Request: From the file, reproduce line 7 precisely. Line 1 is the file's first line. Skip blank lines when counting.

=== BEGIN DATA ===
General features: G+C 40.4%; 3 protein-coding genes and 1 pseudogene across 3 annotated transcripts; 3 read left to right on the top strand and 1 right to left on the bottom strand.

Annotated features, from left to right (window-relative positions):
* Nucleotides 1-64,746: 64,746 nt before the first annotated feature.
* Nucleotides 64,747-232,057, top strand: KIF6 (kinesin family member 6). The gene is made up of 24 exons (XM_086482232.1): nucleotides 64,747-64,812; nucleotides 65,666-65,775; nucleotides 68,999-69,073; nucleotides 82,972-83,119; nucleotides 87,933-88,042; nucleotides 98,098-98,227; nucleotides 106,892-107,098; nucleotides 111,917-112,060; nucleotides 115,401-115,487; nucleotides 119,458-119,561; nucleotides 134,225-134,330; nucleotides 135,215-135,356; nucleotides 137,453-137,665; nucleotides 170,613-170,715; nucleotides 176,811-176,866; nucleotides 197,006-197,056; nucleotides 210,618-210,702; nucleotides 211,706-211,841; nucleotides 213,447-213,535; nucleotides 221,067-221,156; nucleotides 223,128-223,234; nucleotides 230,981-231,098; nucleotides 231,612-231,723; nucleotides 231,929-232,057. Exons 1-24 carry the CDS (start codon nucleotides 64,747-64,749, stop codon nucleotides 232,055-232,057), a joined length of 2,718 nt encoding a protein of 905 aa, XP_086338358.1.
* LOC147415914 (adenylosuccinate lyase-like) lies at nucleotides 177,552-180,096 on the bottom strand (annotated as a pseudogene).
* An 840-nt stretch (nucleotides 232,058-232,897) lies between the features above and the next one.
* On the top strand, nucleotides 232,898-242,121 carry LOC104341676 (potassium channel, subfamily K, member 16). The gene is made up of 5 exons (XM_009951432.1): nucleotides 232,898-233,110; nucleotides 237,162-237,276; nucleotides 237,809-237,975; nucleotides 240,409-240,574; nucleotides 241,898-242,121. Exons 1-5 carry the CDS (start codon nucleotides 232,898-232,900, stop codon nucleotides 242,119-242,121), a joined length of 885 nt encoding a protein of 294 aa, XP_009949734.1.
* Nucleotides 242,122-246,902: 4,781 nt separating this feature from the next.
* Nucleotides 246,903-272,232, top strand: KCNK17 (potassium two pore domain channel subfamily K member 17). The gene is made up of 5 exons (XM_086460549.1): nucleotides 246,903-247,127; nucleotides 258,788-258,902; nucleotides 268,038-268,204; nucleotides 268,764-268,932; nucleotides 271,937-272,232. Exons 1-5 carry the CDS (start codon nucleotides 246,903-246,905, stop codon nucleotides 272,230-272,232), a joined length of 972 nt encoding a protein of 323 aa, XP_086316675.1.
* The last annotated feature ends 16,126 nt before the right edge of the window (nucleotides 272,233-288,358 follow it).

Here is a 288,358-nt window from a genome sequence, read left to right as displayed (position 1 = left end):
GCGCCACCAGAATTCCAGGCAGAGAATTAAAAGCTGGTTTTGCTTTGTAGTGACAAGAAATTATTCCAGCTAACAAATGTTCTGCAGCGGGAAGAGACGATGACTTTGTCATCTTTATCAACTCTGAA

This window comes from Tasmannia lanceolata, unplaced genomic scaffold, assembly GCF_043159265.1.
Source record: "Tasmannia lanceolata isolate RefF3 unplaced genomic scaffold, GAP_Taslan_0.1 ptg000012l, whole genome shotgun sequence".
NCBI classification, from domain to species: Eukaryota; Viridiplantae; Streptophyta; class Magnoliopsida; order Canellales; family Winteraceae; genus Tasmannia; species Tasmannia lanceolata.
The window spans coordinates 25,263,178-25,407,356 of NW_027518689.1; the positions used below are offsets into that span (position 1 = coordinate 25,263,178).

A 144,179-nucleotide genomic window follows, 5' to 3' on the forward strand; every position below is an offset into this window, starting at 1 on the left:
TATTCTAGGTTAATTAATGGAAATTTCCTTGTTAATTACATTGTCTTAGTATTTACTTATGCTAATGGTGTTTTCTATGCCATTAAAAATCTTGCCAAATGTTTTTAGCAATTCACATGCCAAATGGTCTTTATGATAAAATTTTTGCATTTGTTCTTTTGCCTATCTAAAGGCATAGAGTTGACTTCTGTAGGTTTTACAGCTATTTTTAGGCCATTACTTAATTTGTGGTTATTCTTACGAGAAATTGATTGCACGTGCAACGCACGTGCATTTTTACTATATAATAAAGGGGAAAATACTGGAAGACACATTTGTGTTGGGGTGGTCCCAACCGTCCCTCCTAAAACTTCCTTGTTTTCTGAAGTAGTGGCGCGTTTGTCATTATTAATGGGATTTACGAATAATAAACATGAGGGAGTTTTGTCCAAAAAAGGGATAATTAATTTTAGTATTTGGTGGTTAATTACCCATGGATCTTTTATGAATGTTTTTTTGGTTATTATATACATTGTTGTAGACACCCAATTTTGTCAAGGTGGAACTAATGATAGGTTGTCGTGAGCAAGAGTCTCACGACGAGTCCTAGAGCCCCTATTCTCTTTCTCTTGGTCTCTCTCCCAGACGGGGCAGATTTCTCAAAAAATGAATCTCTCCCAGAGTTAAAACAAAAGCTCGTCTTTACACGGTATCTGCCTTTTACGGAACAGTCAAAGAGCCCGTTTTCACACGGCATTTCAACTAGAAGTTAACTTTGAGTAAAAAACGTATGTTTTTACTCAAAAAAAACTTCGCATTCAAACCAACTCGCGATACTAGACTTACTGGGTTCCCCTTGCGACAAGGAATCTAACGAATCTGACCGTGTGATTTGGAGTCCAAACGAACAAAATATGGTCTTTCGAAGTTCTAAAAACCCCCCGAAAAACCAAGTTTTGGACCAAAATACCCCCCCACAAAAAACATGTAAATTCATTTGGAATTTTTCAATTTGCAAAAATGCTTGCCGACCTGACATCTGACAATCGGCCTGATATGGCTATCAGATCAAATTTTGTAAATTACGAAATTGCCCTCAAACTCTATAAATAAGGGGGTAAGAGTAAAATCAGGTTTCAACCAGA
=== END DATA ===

* On the top strand, nucleotides 232,898-242,121 carry LOC104341676 (potassium channel, subfamily K, member 16). The gene is made up of 5 exons (XM_009951432.1): nucleotides 232,898-233,110; nucleotides 237,162-237,276; nucleotides 237,809-237,975; nucleotides 240,409-240,574; nucleotides 241,898-242,121. Exons 1-5 carry the CDS (start codon nucleotides 232,898-232,900, stop codon nucleotides 242,119-242,121), a joined length of 885 nt encoding a protein of 294 aa, XP_009949734.1.